Justice Department to Re-examine Trayvon Martin Case

(twitter macey j foronda)

Thousands gathered in New York City's Union Square and Times Square over the weekend to protest the shocking acquittal of George Zimmerman in the Trayvon Martin case.

TrayvonThe Justice Department is beginning to reexamine the case now that the criminal trial (though not its repercussions) is now over, the NYT reports:

The federal inquiry, which was started shortly after the shooting last year but had been delayed while the state criminal trial in Florida was under way, was being restarted after civil rights leaders called on the Justice Department to re-examine the case. The leaders said Sunday that they remained convinced that the shooting had a racial element. Mr. Martin, 17, was black.

“There is a pattern of George Zimmerman making dozens of calls to 911 over several years, frequently about young men of color,” Benjamin T. Jealous, the president of the N.A.A.C.P., said in an interview on Sunday. Mr. Zimmerman and his family have defended the shooting as an act of self-defense.

In a statement on Sunday, the Justice Department said that now that the state criminal trial was over, it would continue its examination of the circumstances in the shooting.

President Obama released a statement over the weekend urging calm after the verdict:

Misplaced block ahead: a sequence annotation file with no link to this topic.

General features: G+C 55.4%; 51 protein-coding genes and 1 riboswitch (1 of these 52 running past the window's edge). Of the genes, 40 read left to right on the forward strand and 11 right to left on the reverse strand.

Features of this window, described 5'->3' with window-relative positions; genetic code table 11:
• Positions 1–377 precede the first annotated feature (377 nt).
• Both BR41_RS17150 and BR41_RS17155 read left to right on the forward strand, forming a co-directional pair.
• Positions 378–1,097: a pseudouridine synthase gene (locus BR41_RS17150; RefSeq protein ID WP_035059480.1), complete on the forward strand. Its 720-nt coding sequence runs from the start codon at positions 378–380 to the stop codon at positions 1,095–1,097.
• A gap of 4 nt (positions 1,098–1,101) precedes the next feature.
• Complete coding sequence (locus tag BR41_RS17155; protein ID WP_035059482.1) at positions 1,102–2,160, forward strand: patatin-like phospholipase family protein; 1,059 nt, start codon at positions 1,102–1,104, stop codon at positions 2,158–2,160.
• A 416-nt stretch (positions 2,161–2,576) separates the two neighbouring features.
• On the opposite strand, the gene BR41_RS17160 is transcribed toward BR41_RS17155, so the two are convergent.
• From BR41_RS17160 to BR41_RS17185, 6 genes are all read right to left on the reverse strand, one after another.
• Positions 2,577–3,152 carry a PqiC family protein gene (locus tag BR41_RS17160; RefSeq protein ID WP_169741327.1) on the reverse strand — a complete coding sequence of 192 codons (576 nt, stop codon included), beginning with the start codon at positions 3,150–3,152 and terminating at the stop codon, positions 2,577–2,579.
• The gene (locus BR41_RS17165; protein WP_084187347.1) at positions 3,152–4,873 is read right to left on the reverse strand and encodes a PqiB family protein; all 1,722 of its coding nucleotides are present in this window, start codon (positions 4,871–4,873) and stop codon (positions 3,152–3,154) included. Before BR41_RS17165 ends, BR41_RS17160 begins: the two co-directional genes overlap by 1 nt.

The death of Trayvon Martin was a tragedy.  Not just for his family, or for any one community, but for America.  I know this case has elicited strong passions.  And in the wake of the verdict, I know those passions may be running even higher.  But we are a nation of laws, and a jury has spoken.  I now ask every American to respect the call for calm reflection from two parents who lost their young son.  And as we do, we should ask ourselves if we’re doing all we can to widen the circle of compassion and understanding in our own communities.  We should ask ourselves if we’re doing all we can to stem the tide of gun violence that claims too many lives across this country on a daily basis.  We should ask ourselves, as individuals and as a society, how we can prevent future tragedies like this.  As citizens, that’s a job for all of us.  That’s the way to honor Trayvon Martin.

The protest in Times Square: